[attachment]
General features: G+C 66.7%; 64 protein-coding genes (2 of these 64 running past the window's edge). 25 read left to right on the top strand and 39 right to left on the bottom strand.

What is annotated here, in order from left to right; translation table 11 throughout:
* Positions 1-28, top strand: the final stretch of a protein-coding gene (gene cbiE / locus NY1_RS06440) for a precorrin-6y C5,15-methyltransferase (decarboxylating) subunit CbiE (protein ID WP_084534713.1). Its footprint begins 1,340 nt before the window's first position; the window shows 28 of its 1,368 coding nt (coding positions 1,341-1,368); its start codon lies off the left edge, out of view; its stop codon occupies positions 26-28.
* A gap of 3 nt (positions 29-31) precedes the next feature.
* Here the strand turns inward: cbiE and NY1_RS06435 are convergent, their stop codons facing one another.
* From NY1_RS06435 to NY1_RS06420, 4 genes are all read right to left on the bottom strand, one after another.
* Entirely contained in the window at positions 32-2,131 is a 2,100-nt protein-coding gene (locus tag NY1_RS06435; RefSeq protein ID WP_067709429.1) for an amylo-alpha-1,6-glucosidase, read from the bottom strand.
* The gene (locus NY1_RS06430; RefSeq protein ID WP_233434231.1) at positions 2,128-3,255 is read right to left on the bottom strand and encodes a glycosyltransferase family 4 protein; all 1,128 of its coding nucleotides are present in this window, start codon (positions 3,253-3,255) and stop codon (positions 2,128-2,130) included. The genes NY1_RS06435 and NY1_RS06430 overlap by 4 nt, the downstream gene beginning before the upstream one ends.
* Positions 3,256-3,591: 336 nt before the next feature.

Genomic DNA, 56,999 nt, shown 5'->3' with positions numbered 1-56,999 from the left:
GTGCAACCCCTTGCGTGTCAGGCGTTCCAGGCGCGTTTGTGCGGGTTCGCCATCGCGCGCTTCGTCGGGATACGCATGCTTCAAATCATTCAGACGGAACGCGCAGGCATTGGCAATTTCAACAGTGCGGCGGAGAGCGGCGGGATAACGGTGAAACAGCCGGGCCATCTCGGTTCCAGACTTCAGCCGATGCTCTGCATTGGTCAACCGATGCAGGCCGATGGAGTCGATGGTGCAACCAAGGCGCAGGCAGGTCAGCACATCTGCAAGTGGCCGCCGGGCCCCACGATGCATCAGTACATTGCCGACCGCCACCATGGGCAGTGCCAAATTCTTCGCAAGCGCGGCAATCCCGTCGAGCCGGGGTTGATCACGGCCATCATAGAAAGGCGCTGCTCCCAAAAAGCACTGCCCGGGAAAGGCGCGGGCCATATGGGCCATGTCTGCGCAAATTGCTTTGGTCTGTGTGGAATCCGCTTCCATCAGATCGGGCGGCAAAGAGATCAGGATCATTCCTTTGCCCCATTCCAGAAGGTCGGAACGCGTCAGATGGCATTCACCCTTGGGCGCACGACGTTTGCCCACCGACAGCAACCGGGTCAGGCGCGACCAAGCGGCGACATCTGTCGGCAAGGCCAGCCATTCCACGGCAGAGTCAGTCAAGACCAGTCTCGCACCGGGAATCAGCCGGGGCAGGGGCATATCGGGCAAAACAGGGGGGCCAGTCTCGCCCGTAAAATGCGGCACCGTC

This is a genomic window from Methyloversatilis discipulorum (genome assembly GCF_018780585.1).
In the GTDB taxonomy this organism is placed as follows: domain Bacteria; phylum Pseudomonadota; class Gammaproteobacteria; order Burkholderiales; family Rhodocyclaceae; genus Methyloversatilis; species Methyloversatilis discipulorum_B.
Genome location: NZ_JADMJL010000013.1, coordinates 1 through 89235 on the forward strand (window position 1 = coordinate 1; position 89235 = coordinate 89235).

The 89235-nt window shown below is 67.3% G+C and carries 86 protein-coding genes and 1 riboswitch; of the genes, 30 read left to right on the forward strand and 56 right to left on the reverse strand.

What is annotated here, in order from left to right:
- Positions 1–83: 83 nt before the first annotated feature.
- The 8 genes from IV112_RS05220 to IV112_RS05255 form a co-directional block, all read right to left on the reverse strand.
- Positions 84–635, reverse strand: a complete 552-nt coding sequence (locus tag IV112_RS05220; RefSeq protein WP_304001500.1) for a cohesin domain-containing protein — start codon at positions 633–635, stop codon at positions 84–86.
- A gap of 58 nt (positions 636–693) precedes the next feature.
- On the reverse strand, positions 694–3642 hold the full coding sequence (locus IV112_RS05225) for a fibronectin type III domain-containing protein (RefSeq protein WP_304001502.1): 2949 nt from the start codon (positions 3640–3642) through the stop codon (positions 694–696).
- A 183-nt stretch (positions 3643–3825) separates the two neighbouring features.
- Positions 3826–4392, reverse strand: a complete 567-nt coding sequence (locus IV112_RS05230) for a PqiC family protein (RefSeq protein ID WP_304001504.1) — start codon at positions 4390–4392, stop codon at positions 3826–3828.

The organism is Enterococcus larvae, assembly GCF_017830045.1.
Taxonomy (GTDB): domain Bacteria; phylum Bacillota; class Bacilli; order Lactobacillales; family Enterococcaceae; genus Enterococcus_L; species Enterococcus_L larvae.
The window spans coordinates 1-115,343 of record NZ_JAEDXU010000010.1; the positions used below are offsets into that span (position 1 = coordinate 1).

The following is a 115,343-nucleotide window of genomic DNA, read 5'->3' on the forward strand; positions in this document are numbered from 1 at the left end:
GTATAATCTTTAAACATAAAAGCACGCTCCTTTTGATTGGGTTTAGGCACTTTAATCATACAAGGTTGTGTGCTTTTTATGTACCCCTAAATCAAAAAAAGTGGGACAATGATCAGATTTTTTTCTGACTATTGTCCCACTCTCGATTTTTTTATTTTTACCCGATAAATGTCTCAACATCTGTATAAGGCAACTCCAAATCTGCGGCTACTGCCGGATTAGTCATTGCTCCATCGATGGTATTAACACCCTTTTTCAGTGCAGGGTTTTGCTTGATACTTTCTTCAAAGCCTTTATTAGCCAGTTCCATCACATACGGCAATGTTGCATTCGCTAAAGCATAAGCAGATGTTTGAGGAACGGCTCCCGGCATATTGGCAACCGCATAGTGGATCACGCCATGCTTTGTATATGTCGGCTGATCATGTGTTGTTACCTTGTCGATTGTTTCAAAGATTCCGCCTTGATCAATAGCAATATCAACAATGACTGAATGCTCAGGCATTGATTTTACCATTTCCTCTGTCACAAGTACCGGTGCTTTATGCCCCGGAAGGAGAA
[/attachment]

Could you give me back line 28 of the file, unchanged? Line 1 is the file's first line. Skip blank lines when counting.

GTATAATCTTTAAACATAAAAGCACGCTCCTTTTGATTGGGTTTAGGCACTTTAATCATACAAGGTTGTGTGCTTTTTATGTACCCCTAAATCAAAAAAAGTGGGACAATGATCAGATTTTTTTCTGACTATTGTCCCACTCTCGATTTTTTTATTTTTACCCGATAAATGTCTCAACATCTGTATAAGGCAACTCCAAATCTGCGGCTACTGCCGGATTAGTCATTGCTCCATCGATGGTATTAACACCCTTTTTCAGTGCAGGGTTTTGCTTGATACTTTCTTCAAAGCCTTTATTAGCCAGTTCCATCACATACGGCAATGTTGCATTCGCTAAAGCATAAGCAGATGTTTGAGGAACGGCTCCCGGCATATTGGCAACCGCATAGTGGATCACGCCATGCTTTGTATATGTCGGCTGATCATGTGTTGTTACCTTGTCGATTGTTTCAAAGATTCCGCCTTGATCAATAGCAATATCAACAATGACTGAATGCTCAGGCATTGATTTTACCATTTCCTCTGTCACAAGTACCGGTGCTTTATGCCCCGGAAGGAGAA